Features That Commonly Annoy Web Designers

Being a web designer can be rough, as some websites can be a bit, let’s say, “rough”.

Sometimes it’s too busy, it’s too complex, having broken links, or other such issues. Some web design are common, but some of them show just how outdated or uninspired the site’s design is. Here are a few features that commonly irk web designers.

Drop-down menus

An outdated feature that sees some use in retail sites, drop-down menus go against the general rule of web design; convenience. Commonly, drop-down menus end up with text that’s too small to read, and end up blocking content on the page itself.

Icons and images are better for navigation, though they offer a more gradual exploration. Actually, that’s a good thing. Drop-down menus abruptly drop all the information of a site onto the user’s lap, which doesn’t really help with user experience.

Sidebar navigation on secondary pages

They’re a good indicator of age, coming from a more ‘archaic’ age of web development and design.

They’re useful, but they’re more ‘template-like’, beaten out by shortcut options that are unique to that specific clients and industries. On the internet, where competition is strict, being unique and standing out is all the more important. That’s why having custom shortcuts designed to match the brand is the superior option.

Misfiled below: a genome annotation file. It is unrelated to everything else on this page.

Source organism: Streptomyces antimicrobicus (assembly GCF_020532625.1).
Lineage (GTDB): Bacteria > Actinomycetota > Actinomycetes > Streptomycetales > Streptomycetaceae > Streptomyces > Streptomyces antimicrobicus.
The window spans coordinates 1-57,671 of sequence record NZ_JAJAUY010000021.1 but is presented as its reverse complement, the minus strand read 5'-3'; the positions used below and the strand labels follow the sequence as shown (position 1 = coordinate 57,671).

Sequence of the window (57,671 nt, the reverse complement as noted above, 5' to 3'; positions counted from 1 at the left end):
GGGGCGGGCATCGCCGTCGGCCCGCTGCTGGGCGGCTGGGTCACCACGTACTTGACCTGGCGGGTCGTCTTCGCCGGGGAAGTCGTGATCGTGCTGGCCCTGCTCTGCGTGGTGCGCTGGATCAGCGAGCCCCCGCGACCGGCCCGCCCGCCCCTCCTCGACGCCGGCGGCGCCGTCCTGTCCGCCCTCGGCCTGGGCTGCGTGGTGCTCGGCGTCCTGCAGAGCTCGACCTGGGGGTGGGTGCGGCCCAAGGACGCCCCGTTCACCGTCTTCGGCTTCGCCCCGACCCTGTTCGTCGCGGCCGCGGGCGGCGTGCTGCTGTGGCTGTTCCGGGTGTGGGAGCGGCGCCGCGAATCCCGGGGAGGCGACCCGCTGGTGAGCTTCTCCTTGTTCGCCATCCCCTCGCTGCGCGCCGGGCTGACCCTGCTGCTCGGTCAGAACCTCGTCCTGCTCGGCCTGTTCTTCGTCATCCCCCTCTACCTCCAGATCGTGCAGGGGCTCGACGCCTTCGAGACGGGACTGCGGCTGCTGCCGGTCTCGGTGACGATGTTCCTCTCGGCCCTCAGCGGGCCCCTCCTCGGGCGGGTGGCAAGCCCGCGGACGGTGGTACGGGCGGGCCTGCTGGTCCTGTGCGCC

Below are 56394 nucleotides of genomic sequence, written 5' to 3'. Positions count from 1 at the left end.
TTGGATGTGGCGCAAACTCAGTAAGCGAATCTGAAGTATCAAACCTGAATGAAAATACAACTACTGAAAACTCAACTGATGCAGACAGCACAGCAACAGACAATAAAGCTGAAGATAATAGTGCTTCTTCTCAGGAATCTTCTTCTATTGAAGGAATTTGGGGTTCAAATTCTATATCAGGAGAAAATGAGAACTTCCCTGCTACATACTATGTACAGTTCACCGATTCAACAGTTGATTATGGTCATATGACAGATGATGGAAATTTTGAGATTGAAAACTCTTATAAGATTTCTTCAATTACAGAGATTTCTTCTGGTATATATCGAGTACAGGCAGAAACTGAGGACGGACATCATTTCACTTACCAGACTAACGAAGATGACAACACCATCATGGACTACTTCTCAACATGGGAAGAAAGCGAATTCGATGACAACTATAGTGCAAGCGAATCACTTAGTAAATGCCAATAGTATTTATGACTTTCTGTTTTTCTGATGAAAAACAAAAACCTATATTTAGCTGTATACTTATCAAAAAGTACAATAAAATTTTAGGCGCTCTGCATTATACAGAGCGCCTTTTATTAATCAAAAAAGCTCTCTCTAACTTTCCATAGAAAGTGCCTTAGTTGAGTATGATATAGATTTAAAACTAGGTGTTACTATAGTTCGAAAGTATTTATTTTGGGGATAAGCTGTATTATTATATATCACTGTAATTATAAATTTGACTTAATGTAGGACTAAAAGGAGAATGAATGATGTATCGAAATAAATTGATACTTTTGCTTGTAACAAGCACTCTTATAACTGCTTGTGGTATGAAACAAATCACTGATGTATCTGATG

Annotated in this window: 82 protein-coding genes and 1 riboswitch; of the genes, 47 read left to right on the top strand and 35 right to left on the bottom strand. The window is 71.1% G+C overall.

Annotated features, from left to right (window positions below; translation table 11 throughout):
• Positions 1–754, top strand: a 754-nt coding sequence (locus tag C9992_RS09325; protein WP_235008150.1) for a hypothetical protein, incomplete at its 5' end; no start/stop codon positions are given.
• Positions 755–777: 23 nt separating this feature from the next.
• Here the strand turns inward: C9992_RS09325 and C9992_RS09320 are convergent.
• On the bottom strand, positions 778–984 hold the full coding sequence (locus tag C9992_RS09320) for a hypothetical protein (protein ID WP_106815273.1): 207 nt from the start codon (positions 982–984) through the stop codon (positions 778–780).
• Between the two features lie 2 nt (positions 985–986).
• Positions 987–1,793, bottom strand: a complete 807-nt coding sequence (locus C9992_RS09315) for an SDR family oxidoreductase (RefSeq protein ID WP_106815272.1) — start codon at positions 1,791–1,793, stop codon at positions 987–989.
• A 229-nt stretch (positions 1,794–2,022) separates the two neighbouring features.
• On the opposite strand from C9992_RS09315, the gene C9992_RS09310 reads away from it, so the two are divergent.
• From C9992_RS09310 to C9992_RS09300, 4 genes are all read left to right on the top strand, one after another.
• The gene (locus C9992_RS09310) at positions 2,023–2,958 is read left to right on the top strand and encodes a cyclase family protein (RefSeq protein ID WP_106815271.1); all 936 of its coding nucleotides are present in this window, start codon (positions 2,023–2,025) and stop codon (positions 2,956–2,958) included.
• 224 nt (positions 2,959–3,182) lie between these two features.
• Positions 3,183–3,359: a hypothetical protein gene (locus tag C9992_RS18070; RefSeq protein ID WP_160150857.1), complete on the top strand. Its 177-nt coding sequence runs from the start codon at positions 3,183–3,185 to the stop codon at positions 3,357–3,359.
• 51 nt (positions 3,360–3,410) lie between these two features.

Dated content

Hoo boy, the killer of sites across the world: dated content. On the internet, content is king. When it comes to sites, dated content means breeds doubt. It warns of a company or brand that either no longer exists or doesn’t care about its online presence. Sometimes it might just be the unfortunate result of having to budget things, but it’s always a bad look.

Home page button

It’s pretty much expected now that clicking on a site or brand’s logo will take people back to the site’s homepage. For this reason, a home page button is commonly seen as an outdated thing; a product of a bygone age. This doesn’t sound so bad, but for web development, or anything heavily-digital, age is not something that’s treated well.

Same thing can be said of site map links, which is not only old, but a sign of bad design. Well-designed pages with easy navigation not only render them useless, but completely obsolete as they allow users to reach the content they want with ease, without the need for help.

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